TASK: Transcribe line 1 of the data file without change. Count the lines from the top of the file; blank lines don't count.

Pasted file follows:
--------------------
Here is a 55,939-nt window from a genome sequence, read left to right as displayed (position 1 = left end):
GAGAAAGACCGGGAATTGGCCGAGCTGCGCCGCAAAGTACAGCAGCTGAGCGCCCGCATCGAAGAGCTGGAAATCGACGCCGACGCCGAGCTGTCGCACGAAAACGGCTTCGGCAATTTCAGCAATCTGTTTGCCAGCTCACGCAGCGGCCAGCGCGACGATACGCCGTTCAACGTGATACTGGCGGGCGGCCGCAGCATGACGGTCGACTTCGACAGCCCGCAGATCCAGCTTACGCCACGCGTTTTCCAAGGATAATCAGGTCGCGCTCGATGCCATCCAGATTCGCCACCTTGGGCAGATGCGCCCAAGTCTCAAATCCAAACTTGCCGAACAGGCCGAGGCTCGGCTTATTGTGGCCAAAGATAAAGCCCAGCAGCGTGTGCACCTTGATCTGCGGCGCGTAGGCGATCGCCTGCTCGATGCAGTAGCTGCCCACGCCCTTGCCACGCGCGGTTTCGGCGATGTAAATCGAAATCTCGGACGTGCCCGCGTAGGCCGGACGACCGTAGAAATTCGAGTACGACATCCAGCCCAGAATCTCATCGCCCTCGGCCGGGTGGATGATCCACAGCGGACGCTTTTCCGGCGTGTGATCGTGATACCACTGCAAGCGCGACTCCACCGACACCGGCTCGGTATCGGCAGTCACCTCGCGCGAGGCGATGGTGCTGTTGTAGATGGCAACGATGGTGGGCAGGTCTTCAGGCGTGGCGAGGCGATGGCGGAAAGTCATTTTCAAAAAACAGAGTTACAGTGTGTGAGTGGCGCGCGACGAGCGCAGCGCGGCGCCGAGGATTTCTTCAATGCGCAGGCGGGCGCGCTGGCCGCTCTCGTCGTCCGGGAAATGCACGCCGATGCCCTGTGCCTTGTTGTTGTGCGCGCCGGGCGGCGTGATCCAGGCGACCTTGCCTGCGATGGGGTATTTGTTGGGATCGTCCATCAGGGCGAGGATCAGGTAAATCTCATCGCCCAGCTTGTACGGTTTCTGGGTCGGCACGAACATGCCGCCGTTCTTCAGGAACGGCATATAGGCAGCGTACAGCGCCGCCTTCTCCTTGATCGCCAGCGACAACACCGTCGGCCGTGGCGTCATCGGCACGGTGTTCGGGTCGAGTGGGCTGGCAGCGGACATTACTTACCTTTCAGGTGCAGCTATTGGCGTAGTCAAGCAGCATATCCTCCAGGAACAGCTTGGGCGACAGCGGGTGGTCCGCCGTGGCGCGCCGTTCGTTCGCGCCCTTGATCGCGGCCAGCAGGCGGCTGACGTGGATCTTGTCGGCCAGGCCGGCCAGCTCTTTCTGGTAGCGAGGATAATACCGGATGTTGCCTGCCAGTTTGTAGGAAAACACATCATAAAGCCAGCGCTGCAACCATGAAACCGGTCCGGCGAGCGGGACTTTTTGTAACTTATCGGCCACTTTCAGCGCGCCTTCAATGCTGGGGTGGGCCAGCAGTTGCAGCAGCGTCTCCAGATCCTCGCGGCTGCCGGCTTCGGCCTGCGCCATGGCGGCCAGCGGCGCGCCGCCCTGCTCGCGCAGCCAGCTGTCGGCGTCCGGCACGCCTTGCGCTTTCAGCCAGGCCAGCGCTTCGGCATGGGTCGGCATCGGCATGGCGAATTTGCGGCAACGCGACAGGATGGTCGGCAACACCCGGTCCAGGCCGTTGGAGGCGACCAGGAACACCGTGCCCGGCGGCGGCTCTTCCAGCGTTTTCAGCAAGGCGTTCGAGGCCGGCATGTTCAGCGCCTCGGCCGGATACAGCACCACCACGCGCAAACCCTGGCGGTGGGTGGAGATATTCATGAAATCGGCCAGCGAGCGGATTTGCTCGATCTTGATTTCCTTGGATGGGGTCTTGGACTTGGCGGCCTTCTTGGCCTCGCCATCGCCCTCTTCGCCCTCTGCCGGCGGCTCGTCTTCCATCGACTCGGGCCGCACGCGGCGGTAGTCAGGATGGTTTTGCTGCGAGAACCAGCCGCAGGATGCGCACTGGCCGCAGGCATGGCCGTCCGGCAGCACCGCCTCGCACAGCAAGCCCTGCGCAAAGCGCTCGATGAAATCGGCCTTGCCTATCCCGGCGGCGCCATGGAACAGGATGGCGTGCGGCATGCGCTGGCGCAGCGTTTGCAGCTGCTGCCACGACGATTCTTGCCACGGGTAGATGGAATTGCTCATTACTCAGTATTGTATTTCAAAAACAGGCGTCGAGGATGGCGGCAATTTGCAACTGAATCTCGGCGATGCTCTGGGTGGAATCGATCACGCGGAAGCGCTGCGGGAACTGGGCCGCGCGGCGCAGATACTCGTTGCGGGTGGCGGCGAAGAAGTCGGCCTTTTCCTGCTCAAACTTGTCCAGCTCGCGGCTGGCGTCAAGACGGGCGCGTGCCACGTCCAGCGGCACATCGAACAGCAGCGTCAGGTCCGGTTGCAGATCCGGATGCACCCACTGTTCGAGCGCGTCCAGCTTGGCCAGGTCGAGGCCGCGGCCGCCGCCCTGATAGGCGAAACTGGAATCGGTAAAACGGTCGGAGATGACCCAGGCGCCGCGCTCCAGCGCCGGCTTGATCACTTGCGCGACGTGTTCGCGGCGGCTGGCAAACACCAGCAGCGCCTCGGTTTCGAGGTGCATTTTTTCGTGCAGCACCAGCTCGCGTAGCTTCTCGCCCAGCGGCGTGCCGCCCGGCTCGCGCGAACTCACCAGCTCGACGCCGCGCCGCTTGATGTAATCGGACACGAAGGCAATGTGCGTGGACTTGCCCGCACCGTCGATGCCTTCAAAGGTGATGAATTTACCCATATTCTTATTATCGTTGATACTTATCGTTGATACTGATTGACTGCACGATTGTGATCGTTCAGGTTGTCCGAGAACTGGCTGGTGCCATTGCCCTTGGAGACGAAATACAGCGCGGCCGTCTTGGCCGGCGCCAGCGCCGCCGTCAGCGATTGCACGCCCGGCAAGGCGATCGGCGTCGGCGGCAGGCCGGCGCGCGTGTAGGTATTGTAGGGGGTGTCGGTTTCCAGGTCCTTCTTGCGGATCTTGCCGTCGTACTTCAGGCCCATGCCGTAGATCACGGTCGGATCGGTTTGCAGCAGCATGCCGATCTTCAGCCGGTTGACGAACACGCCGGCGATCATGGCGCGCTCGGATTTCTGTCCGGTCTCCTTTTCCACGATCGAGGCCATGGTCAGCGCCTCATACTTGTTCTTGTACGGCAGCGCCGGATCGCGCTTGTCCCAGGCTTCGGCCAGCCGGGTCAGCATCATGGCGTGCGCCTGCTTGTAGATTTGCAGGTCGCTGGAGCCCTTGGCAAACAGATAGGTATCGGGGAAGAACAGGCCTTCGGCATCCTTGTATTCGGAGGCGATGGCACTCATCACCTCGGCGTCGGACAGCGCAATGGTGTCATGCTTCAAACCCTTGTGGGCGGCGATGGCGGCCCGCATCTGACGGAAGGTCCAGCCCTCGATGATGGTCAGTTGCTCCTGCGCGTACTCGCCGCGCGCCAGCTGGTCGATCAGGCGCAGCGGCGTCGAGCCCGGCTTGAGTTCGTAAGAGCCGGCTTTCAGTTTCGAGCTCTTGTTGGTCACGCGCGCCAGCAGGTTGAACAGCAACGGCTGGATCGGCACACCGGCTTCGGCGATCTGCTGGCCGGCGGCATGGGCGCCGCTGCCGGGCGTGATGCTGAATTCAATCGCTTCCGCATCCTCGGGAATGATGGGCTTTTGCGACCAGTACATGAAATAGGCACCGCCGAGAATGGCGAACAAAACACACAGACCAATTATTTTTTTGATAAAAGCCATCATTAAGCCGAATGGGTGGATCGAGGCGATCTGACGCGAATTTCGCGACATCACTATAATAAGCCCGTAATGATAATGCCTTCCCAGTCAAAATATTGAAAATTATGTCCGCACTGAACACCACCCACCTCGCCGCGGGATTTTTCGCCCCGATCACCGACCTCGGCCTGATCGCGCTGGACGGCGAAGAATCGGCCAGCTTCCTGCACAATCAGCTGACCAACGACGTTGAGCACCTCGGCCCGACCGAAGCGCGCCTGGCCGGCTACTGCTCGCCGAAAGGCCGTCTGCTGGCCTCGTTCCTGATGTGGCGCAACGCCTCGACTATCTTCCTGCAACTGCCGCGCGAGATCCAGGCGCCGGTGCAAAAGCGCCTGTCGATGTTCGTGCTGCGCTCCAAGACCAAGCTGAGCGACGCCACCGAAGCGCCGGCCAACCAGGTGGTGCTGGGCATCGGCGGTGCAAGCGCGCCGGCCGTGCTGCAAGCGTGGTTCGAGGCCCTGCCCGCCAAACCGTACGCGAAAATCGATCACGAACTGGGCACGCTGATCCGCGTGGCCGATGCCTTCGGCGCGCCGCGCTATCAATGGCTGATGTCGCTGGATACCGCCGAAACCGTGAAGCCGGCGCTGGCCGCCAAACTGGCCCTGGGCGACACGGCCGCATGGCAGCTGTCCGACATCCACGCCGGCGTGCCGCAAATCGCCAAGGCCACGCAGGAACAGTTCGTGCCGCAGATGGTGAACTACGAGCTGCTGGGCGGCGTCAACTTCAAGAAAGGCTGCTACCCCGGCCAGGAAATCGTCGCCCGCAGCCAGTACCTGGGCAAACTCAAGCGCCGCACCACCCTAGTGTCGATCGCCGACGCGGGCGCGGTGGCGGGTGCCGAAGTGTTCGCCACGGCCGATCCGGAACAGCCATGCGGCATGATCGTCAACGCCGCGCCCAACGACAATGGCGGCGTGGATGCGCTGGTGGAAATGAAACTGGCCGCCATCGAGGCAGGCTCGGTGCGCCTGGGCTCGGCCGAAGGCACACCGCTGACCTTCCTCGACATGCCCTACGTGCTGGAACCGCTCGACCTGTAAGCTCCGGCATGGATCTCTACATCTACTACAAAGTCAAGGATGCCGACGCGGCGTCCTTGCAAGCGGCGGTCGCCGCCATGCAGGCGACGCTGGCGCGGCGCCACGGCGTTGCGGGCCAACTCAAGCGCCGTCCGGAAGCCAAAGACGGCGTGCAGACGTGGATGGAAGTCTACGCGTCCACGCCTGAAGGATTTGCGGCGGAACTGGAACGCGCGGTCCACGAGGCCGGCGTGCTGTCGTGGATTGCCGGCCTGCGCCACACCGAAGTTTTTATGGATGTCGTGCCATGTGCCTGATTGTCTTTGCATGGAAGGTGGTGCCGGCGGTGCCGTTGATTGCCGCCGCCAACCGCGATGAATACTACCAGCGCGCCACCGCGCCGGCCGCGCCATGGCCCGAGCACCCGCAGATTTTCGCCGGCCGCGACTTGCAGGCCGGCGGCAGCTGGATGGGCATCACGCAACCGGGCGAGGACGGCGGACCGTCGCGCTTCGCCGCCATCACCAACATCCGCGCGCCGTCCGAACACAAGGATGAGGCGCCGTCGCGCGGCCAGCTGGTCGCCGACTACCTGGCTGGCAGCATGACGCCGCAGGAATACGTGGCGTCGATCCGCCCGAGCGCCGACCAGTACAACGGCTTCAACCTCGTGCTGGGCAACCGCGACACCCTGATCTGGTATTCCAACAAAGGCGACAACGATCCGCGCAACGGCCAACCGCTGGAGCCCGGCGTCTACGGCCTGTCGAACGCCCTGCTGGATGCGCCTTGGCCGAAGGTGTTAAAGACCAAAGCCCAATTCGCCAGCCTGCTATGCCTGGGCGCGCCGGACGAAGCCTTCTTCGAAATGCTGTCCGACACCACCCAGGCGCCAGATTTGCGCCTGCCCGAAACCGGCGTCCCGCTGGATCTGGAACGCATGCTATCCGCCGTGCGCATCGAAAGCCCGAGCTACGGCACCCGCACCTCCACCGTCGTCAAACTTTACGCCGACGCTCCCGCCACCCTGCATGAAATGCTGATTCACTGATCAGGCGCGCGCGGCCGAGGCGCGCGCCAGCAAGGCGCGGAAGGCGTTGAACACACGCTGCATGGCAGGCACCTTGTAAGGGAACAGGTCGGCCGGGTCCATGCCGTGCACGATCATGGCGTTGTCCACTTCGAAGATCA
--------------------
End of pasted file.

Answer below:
Here is a 55,939-nt window from a genome sequence, read left to right as displayed (position 1 = left end):